It is with great sadness that Edinburgh Law School notes the death of Professor Alan Watson.
By Professor John W. Cairns
Alan Watson, who served as Professor of Civil Law in the University of Edinburgh from 1968 to 1980, died in Athens, Georgia, on 7 November, aged 85. He remained an Honorary Professor at Edinburgh, and was proud of our award to him of the degree of LLD, honoris causa.
A devoted pupil of David Daube, Alan was a charismatic man, a brilliant teacher, and a highly original scholar. A proud Glasgow graduate, who took his doctorate at Oxford where he taught for a number of years, Alan first made his name with a series of works on the laws of the later Roman Republic. His book, Legal Transplants, first published in 1974, made his reputation as a comparative law scholar. Alan enjoyed remarking that it at first made no impression and was ignored; if true, this was certainly not latterly the case, and the idea of “transplants” has come to be one of the most widely adopted concepts in contemporary comparative law. A true enthusiast for ideas, and possessed of a very fertile mind, many books flowed from his pen (he never took to the typewriter much less the computer). His editing of the translation of Justinian’s Digest has proved invaluable, while also producing some of Alan’s favourite anecdotes.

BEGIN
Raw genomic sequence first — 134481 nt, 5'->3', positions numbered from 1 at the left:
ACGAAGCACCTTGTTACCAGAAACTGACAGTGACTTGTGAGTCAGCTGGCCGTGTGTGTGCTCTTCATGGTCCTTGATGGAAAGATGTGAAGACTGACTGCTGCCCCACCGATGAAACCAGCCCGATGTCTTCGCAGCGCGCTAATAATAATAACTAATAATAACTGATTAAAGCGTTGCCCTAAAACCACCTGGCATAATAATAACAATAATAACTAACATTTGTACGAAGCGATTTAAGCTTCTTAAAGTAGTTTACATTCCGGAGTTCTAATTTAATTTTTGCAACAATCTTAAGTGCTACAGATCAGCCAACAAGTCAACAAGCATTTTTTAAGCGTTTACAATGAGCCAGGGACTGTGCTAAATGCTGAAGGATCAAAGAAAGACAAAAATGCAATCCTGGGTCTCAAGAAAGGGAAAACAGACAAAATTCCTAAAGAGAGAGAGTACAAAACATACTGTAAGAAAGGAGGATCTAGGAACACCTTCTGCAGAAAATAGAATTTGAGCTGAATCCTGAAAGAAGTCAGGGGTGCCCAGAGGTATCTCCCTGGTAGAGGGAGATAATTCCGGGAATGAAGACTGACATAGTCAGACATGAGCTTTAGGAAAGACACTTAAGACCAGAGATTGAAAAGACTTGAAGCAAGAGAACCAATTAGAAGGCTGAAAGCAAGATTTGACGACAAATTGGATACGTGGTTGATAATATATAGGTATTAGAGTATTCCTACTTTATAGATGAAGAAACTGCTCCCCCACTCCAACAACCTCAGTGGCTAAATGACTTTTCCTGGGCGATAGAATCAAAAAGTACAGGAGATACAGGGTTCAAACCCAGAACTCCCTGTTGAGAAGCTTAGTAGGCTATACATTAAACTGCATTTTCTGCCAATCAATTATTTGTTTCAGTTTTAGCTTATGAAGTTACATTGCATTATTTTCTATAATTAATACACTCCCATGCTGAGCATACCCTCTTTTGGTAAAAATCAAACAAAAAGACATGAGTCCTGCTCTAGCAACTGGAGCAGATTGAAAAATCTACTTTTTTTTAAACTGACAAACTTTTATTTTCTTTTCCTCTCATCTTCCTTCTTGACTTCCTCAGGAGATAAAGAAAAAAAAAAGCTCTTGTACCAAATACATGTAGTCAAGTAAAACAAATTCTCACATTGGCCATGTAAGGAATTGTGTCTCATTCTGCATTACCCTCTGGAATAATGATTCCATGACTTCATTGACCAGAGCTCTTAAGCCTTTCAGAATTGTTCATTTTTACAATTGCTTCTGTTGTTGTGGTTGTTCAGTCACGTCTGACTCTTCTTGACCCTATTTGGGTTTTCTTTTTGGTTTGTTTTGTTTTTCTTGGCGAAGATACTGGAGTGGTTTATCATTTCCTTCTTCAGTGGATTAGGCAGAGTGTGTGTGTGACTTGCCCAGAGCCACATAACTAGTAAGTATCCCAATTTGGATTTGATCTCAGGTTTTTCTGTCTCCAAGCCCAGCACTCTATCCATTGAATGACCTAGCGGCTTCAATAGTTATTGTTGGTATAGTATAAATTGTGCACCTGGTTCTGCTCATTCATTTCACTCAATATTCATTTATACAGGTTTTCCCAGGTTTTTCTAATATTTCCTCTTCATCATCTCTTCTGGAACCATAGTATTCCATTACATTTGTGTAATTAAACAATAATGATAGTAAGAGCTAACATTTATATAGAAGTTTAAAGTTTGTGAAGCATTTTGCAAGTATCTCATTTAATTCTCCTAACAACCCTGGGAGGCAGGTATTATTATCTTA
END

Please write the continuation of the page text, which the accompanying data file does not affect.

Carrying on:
After leaving Edinburgh, he taught at the University of Pennsylvania for a few years, before moving to the University of Georgia, where his wife, Camilla, was also a law professor. They then settled down to life in the South, with time split between Athens and their much-loved farm in South Carolina.
Alan could inspire students, and relished teaching. Indeed, he was very disappointed when a relatively recent downturn in his health meant he had to retire. He missed his classes. With a strong social conscience, he was courageous in the face of injustice, as Deans sometimes found to their cost.
This is not the place for personal reminiscence, nor for a discussion of Alan’s wider, rich, and very full life. He was a passionate man of warm emotions, generous, kind, and thoughtful, who had a real zest for life. He will be much missed and our thoughts are with his family.
Image credit: John W. Cairns